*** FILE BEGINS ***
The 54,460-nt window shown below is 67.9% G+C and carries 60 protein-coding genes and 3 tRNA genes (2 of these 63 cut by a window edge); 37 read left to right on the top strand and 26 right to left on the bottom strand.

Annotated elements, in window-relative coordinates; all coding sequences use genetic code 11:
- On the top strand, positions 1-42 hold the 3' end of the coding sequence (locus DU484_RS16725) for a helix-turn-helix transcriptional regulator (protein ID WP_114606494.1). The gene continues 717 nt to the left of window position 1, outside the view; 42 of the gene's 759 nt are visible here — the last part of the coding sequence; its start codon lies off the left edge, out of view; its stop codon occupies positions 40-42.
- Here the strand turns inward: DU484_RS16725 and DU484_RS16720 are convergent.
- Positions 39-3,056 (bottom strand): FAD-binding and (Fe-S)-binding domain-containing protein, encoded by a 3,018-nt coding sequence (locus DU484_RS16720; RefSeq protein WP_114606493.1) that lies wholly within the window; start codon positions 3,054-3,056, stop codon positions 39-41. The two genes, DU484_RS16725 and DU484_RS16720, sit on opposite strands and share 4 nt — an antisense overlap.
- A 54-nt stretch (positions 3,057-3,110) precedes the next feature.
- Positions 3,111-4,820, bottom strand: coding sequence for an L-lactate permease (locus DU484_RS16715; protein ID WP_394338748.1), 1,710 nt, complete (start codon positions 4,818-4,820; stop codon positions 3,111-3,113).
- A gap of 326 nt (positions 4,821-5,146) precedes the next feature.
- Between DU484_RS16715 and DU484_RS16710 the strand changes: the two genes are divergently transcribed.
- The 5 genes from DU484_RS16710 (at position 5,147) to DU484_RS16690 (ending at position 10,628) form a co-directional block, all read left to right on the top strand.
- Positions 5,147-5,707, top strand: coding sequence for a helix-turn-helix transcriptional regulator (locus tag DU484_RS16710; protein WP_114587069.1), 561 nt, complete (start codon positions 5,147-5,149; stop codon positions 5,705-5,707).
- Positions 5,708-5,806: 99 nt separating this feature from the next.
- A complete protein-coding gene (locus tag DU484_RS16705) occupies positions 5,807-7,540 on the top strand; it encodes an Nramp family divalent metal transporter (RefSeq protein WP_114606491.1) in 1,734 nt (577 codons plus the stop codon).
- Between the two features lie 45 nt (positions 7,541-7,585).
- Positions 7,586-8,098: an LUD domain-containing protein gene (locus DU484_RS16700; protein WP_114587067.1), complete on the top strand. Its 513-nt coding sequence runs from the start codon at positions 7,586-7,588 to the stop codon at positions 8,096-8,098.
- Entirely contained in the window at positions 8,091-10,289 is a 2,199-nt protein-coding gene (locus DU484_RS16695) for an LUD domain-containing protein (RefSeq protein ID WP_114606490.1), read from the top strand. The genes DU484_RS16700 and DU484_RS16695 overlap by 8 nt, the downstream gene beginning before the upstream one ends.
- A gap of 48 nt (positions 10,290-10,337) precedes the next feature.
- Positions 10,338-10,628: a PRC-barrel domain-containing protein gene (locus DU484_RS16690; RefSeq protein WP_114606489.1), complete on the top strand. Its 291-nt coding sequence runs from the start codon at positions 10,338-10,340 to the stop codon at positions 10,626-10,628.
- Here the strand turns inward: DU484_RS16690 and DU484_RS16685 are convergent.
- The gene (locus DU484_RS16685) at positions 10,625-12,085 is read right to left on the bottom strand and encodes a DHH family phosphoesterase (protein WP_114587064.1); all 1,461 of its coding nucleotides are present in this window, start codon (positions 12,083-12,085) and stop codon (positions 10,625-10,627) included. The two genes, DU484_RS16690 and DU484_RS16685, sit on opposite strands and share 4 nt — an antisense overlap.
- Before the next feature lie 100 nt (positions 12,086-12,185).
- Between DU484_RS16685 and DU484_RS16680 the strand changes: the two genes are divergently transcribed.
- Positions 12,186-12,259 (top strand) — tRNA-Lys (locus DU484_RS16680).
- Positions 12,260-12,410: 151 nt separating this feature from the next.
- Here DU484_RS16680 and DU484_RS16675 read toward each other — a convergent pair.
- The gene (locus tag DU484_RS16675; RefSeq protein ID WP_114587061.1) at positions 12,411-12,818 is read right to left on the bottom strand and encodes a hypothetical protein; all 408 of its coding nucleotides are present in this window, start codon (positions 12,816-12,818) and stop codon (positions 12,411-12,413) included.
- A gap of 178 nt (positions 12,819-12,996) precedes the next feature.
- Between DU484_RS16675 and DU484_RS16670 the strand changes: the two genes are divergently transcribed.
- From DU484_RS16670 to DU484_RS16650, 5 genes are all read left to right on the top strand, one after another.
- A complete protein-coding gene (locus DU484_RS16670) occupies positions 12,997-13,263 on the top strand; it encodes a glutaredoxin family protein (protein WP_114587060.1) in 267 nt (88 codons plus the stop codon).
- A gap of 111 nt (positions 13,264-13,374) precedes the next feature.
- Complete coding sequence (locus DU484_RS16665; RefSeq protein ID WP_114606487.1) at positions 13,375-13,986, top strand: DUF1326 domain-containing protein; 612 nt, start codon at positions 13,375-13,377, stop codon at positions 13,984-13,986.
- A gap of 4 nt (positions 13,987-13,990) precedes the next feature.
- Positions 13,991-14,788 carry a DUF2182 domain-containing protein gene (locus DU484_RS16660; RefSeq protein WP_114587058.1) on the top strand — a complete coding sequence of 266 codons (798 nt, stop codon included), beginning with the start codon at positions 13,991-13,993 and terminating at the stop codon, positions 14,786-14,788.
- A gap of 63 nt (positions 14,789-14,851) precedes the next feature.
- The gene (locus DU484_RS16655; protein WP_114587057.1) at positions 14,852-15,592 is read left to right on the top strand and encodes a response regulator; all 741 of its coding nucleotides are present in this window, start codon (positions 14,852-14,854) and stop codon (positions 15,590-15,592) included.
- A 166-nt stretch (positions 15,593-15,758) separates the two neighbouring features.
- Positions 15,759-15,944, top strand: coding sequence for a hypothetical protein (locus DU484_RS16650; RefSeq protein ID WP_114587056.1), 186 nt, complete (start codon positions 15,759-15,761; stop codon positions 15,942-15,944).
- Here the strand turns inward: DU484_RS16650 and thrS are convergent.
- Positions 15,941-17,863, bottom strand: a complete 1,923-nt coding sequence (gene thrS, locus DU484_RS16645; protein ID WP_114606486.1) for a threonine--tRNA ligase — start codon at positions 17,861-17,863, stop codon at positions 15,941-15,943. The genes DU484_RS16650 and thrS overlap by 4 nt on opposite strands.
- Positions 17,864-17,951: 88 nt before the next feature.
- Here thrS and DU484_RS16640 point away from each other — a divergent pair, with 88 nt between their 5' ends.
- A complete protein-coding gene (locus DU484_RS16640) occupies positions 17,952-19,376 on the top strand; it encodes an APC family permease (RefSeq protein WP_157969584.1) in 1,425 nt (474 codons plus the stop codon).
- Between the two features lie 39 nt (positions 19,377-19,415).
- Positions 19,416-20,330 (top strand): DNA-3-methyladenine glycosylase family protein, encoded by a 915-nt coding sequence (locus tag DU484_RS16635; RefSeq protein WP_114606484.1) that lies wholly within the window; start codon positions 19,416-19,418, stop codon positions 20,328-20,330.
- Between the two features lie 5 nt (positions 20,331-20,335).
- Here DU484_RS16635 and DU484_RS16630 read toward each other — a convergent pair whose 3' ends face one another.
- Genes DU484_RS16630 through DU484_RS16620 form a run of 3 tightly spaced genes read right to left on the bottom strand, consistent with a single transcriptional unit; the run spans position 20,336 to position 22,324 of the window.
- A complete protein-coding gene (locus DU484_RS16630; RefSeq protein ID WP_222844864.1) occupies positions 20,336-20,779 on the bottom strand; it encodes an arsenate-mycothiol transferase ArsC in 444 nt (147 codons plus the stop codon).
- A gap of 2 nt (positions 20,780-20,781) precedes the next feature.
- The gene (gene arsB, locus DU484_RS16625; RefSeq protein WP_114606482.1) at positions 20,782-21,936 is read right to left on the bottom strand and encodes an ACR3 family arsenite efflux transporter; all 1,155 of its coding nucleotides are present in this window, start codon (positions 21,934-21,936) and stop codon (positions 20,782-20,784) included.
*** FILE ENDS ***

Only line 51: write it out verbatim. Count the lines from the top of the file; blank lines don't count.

- The gene (gene arsB, locus DU484_RS16625; RefSeq protein WP_114606482.1) at positions 20,782-21,936 is read right to left on the bottom strand and encodes an ACR3 family arsenite efflux transporter; all 1,155 of its coding nucleotides are present in this window, start codon (positions 21,934-21,936) and stop codon (positions 20,782-20,784) included.